This commentary is by Matt Krauss, of Stowe. He is a retired state employee and former state legislator.
This is a wonderful time and great opportunity to explore every Vermont village, town, city and organization, encouraging interested applicants to step forward for challenging leadership vetting. And, for a short period, can we agree to set aside the political class, thereby allowing a full examination of other qualified Vermonters?
Forty years in Human Resources offers a proven process for Vermonters. Consider four steps in this order; assess, recruit, screen, select. We have counseled leaders and organizations in the vital first step thorough assessment of skills, talents, and abilities their organization lacked.
Once determined, we recruit as widely as possible, and then screen carefully. Only then, do we select. Following these steps to fill a key leadership position will offer the best results. Let’s use the next year wisely to choose the best leaders available. Here is my brief list of what Vermonters might be missing and why.
- A veteran – veterans have a distinctly unique skill set. Unselfish, accepting responsibility and growing their team. The military leads the nation in meritocracy and bases promotion on accomplishment and ability, not extraneous factors. Vermonters should thank veterans for their service and encourage them to once again consider serving their nation and Vermont in the political ranks. Five retired Navy Seals announced they were running for Congress. Wouldn’t Vermont benefit from a similar infusion of talented veterans running and ready to serve Vermonters? The Veterans of Foreign Wars (VFW), American Legion, and other non-profit military organizations know a few qualified veterans ready to step up.
- A small business owner – they dream, create, and maintain their pride and joy all the while serving as the economic engine of Vermont. Tested by a pandemic, inflation, supply chain issues, and labor shortages. Every day thousands of these dedicated and talented individuals perform virtual miracles staying afloat. Then, they start it all over the following day. Aren’t these the kinds of leaders Vermont desperately needs? Could they make government services operate better using their talents, innovative spirit and relentless drive? Should we ask the National Federation of Independent Businesses (NFIB), local Chambers of Commerce, and business clubs, to look among their members for talented leaders deserving of a promotion?
- A mother – At a time when role models seem to be lacking, how about a mother? Especially those who have finished raising their children. What a great pool of unrealized potential. They’ve raised their children, our next generation, seen them off to college or work, and are now ready and eager for a new chapter in their lives. Comfortable with themselves, these women have weathered tons of emergencies with equal measures of love, creativity and discipline. Years of paying the bills and balancing the family checkbook could bring a little fiscal sanity to Congress and Vermont. Do you know some qualified mothers in your community?
- A Republican – if you accept and embrace that diversity has benefits why wouldn’t you want to elect a Republican leaders? Vermont’s blue status is well documented, but Vermonters are open to quiet, well reasoned solutions to current and future problems. Governor Scott and former Governor Douglas should serve as good examples to emulate and elect. Grace under fire and unafraid to state their position without raising their voices. Shouldn’t Vermonters hear all sides of important issues before rendering a decision? “One party fits all” would make a terrible bumper sticker and a disaster for our state.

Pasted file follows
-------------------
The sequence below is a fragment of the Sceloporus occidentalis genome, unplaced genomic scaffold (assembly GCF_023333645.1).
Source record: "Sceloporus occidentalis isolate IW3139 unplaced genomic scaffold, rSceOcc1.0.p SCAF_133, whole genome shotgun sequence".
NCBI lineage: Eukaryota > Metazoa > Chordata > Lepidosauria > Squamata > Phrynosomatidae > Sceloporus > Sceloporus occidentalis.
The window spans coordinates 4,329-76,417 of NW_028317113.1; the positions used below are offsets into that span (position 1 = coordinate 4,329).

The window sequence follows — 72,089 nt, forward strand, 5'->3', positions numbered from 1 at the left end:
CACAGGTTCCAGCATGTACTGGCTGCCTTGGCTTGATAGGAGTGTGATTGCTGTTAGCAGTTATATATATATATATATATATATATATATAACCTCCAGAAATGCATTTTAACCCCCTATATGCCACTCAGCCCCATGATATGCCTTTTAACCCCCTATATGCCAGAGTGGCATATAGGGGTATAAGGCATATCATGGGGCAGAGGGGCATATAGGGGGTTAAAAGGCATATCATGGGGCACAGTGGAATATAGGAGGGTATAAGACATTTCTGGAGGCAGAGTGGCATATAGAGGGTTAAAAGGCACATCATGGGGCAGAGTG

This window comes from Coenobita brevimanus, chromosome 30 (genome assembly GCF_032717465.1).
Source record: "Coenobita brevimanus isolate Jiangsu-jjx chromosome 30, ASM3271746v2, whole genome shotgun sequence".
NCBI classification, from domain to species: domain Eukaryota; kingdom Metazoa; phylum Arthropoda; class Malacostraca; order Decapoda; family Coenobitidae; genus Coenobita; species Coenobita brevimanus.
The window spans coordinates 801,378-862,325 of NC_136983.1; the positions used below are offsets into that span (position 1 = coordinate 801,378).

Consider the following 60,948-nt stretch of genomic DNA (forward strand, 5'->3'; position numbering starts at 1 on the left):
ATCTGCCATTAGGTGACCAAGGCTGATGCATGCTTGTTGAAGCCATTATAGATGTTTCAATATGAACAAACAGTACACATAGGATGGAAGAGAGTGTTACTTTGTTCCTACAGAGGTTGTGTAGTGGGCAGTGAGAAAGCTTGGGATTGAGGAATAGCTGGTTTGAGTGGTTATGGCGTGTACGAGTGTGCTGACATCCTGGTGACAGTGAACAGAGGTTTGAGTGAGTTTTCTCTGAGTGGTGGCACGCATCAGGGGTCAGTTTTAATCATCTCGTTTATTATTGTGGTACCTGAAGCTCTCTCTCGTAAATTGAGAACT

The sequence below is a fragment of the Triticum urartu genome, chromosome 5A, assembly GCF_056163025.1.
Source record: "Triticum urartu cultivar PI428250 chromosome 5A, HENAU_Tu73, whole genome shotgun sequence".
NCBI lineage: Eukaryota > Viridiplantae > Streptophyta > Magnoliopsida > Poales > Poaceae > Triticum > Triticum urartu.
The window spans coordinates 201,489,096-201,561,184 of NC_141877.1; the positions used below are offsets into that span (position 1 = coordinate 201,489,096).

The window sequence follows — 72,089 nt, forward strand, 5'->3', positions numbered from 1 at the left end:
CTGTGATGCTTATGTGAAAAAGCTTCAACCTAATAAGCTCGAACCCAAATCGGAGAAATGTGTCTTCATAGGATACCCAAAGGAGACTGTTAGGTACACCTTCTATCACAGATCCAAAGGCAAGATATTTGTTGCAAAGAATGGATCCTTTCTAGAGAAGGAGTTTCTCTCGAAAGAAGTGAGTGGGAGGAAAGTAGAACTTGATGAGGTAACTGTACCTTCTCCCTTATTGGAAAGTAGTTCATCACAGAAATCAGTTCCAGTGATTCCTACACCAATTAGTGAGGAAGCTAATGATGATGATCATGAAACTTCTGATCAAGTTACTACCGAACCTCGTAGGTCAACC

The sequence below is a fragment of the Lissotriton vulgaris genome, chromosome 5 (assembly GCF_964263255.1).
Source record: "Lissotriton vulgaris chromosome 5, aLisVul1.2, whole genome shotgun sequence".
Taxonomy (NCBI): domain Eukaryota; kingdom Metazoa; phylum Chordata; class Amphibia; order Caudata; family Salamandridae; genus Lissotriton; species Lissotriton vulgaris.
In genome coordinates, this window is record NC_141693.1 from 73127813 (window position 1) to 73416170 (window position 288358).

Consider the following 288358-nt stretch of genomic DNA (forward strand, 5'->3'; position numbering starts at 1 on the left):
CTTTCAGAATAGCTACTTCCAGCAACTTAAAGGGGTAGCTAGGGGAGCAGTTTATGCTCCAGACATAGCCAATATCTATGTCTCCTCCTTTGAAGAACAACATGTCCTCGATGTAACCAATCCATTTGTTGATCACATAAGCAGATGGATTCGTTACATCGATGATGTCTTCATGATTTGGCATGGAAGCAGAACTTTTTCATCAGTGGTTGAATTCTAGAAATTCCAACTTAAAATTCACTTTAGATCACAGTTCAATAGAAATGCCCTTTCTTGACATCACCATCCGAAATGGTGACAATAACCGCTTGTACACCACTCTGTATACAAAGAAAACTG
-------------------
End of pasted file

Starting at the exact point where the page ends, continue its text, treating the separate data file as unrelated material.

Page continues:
- A COVID-19 volunteer leader. When November elections roll around Vermonters will have faced almost three years of unrelenting and continuing COVID-19 issues. Many volunteers in their communities and on their own initiative stepped forward to help their less fortunate friends and neighbors in many ways. These groups showed the Vermont way to lead and address our worst health crisis in a hundred years. My home town of Stowe had a volunteer group called Stowe C19 Response Team to help local citizens. What was your group’s name? Who led them? Aren’t these volunteers worthy and deserving of strong consideration when a next leader is chosen?
- A long-term coach – we all know college, high school and middle school coaches, who for decades have taught, motivated, guided, acted as role models, and taught good sportsmanship. Year after year we place our most precious possession, our children, in their hands. We trust their judgement, their discipline, and advice to our children. Their teams and the coaches represent their community and are under constant scrutiny. I’ll bet you know a coach in your community who has the makings of a statewide leader.
That’s my list. Have one you would like to share? Media friends highlight the same 3-4 individuals when discussing our next leader. Does it come across more like a coronation than an objective, factual evaluation of their accomplishments? Know any individuals among the 643,000 Vermonters, who with a little encouragement, might make great political leaders?
Some organizations skipped the assessment phase for their new leader and raced blindly ahead to select the first candidate to pop up. A number came to regret that rush to judgement for such an important position. Let’s ensure Vermont avoids this outcome by spending the next year looking at every Vermonter declaring their interest to be our next leader. It will be time well spent.